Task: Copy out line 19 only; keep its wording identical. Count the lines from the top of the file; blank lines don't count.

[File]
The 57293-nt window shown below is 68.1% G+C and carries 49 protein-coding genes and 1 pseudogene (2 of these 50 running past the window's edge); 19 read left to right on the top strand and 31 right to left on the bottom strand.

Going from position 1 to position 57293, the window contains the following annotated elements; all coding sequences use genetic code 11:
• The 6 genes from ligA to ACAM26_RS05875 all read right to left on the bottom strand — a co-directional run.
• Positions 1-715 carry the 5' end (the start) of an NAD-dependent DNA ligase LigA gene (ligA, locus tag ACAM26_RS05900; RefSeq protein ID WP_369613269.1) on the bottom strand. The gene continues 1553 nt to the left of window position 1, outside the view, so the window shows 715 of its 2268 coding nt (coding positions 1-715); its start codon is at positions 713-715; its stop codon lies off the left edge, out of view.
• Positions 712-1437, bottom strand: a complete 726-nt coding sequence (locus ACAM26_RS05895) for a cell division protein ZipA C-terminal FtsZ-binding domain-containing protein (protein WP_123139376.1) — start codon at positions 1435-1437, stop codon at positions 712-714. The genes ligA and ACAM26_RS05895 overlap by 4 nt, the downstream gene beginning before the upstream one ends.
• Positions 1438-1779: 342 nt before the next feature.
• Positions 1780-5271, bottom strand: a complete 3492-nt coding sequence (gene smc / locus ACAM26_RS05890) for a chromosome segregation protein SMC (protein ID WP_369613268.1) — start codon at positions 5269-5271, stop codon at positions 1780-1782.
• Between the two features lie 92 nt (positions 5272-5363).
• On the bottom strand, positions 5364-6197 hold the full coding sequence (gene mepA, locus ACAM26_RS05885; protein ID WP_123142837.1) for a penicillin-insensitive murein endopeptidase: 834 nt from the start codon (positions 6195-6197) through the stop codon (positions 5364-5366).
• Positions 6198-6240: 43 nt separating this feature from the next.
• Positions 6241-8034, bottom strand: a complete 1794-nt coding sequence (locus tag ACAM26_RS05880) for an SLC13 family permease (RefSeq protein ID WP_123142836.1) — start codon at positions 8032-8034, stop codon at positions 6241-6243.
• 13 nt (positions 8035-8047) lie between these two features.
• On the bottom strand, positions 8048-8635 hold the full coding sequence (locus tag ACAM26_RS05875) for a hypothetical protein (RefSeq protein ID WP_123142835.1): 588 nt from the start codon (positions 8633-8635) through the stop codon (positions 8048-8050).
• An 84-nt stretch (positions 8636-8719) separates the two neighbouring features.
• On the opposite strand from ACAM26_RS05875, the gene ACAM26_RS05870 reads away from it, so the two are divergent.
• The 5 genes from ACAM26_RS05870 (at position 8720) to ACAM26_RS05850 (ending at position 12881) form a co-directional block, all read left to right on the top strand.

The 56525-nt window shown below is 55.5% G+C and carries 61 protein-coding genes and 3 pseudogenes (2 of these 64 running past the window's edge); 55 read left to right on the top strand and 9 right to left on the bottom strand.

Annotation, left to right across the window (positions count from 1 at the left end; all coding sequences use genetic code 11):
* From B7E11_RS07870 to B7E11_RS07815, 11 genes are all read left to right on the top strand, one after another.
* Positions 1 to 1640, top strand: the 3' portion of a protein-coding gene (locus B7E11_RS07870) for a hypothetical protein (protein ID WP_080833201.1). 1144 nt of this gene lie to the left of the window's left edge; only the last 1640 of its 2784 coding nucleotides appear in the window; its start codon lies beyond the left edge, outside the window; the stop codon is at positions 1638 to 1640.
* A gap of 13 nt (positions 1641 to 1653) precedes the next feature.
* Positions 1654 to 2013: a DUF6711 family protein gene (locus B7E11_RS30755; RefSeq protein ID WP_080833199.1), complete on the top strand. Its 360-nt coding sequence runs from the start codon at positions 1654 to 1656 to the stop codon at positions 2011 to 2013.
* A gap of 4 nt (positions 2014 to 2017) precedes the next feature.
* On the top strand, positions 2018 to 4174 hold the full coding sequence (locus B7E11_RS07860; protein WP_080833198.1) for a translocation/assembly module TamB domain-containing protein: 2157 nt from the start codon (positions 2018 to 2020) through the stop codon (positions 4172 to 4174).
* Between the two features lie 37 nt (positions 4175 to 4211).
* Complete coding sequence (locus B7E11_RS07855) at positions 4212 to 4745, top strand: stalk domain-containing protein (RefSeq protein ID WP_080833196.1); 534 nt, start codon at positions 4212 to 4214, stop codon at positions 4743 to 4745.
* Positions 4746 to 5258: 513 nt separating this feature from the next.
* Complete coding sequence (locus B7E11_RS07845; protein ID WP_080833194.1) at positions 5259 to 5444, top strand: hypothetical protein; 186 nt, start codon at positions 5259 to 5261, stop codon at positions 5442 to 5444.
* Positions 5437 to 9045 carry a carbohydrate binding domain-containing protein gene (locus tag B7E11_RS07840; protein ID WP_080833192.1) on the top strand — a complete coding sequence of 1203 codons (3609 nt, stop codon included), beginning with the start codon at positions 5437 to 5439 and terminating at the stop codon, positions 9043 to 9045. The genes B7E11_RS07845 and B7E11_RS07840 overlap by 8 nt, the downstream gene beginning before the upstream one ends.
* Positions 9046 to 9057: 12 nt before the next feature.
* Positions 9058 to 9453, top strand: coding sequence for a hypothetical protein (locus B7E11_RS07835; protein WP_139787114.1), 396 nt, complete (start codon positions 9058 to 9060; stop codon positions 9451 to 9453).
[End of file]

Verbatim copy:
* From B7E11_RS07870 to B7E11_RS07815, 11 genes are all read left to right on the top strand, one after another.